Other places particularly plagued by a bevy of private parts have been the Taco Bell and Pacifica Community Center parking lots.

Although most of the kids were too young to ask about such things, some of the seniors hanging out at the Senior Center just laughed about the ordinance.

"There's some stripping going on down there?" Cecil Prowse asked.

"Oh yeah, at that nudie beach near Half Moon Bay. Just go take a camera down there and you can see 'em all nudie," said a woman who calls herself Big Red.

Then, Cody Reinert chimed in, "I only have 10 percent vision, so I'm not going to see anything anyway."

Adding some history to the discussion, Cecil Prowse said, "It's just like when they complained about miniskirts in the sixties. People have to realize things change."

With that sort of progressive mindset she added, "If you haven't seen it before then it won't shock you, and if you have seen it before it shouldn't shock you."

In fact, some people jokingly suggested that the split-second spectacle of skin is part of Pacifica's attraction.

Although she doesn't believe that surfers are immodest, Tricia Lindo said the potential nakedness "gives Pacifica an extra spark," with her eyes sparking up as well. Lindo, who works at Century 21 in Rockaway Beach, does not believe, luckily, that housing rates will go down due to the loss of that asset.

One group of tourists, a band called Supernovice, however, did joke that they won't be coming back now that the nudity ordinance has passed. "What?

There's no naked surfers anymore?" shouted bassist Pasquale Talariko in mock horror.

"That's it. I can't take it anymore. We drive all this way, and there's no naked!" he cried with a grand flourish.

Once the band grew a little more serious, drummer Stefan Veselko said, "If we wanted to see naked people, we'd just go back to L.A."

In fact, many people have pointed out the irony of Pacifica placing an ordinance against nudity when the place actually seems much more modest than most beach towns, especially in comparison to L.A., not to mention France or Brazil, where beaches are topless.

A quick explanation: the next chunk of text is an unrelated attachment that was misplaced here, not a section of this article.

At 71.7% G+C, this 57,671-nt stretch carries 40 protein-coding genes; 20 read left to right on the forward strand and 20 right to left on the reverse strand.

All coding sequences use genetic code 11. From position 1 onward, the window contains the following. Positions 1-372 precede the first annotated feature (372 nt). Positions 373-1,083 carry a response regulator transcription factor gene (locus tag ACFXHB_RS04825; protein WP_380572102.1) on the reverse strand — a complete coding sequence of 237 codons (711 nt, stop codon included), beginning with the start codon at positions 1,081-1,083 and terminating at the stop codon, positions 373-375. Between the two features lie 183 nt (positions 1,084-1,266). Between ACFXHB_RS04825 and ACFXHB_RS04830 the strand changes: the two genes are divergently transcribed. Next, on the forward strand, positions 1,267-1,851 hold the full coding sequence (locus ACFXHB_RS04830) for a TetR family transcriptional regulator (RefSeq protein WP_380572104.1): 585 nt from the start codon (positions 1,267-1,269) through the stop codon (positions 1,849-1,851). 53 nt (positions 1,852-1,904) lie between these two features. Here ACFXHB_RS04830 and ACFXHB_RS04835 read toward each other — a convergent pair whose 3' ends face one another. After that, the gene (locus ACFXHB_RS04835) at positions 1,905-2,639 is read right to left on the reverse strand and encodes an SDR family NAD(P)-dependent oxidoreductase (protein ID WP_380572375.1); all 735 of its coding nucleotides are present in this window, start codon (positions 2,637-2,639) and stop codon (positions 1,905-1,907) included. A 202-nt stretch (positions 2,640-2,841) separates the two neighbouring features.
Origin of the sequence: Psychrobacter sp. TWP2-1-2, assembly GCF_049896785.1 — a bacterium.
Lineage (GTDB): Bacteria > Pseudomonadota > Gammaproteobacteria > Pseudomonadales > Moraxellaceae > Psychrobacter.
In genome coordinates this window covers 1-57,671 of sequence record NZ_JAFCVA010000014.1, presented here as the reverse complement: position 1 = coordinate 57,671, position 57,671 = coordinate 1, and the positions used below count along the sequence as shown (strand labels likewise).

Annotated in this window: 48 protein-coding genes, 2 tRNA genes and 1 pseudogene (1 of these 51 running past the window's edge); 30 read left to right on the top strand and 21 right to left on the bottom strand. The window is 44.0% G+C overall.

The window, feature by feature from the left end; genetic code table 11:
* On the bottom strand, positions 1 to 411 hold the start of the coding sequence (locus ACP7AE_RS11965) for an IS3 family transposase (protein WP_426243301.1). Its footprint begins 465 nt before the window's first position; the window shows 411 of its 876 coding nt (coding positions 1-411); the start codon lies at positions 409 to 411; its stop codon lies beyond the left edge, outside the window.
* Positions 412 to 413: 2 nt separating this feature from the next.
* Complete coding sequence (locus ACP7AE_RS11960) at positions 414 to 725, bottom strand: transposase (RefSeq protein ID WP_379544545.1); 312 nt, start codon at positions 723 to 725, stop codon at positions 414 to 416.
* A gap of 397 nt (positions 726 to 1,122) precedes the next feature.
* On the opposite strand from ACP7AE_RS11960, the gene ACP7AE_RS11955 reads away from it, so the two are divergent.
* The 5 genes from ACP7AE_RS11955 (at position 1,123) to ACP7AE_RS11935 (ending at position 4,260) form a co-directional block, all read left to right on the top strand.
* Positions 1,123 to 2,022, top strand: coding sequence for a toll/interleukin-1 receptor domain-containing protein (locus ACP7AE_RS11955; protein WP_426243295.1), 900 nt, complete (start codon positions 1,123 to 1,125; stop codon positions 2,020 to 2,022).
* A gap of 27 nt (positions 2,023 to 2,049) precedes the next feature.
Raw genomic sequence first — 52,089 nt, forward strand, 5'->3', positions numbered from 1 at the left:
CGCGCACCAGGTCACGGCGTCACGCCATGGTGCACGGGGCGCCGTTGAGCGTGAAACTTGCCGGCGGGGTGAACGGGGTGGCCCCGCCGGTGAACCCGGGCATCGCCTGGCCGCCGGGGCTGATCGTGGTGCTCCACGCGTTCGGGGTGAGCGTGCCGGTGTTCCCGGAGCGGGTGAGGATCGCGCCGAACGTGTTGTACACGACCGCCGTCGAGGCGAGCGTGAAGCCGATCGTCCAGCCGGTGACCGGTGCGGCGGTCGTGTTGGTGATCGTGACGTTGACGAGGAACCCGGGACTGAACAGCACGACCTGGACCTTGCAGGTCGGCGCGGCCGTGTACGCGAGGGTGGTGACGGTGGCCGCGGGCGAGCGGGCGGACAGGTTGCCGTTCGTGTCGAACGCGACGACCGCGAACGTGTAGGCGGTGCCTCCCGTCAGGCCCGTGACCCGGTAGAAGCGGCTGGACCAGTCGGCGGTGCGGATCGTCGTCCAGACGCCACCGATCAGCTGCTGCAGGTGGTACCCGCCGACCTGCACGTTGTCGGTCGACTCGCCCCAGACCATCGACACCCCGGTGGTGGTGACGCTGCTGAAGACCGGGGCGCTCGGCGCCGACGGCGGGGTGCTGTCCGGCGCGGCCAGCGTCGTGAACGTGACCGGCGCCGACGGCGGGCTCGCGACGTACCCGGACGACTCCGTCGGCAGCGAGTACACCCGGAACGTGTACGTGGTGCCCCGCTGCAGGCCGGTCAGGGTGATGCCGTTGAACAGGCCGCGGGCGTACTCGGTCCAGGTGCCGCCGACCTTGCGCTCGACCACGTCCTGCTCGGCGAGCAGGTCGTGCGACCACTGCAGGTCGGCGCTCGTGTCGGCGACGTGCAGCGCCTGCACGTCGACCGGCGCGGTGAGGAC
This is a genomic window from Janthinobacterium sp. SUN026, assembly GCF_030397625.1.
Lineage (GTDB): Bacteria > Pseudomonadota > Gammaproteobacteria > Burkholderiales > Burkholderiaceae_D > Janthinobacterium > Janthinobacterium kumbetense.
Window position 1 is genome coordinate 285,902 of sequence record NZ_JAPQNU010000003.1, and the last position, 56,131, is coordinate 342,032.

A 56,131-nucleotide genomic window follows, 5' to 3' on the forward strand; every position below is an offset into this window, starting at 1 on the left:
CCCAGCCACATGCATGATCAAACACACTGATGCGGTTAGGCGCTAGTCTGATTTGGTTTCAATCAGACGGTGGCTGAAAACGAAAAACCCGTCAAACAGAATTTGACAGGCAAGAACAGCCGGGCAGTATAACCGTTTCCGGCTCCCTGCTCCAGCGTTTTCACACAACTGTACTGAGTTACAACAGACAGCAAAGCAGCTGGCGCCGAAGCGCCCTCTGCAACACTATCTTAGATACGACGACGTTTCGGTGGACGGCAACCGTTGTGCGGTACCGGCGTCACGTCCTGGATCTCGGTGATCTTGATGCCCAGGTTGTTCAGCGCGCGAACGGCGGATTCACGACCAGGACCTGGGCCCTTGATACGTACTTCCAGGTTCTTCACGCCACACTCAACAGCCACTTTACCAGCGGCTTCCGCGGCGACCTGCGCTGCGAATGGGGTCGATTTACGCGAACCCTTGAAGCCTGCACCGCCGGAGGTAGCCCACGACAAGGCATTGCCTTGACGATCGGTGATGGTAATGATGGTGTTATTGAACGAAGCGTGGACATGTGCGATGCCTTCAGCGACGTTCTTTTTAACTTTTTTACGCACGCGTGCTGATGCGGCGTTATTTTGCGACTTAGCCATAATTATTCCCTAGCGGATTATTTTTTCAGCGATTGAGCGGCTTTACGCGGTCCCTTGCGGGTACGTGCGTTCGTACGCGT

Except for the occasional hearty tourist from Alaska, there are few who brave the ocean or even the cool Pacifica air in a bikini. On the beach, one does not see much more than a bare thigh or shoulder.

Full-body wetsuits, jeans or the pair of scandalous shorts are about as racy as it gets in Pacifica, unlike beaches down south where colored dental floss is about as much modesty as one gets. According to those standards, Pacifica's beaches would by no means seem to be risque.

Rather than worry about people's bodies, many people said that there were much more serious things to worry about besides a nipple or two.

"If I were the city, I'd be much more concerned about the broken glass on the beach, and the bathrooms. They are disgusting," Allen said, commenting that he would never change in them.

Changing was another big issue brought up by Allen as well as other surfers. "We are supposed to change in these places?" said Allen. One look at the dilapidated, distinctively odoriferous plywood "comfort shelter" suggests that the only comfort to be found in the place is in the name. In fact, the notion of shelter seemed somewhat questionable considering the large chunks missing from the structure.

"This is just totally ridiculous. It just seems like a big joke. I'll be amazed if they keep this one on the books," said Yen in a final observation.

Whether the city decides to stay modest or not, the ordinance will likely remain a topic on the tip of Pacifica's tongue - no ifs, ands or butts about it.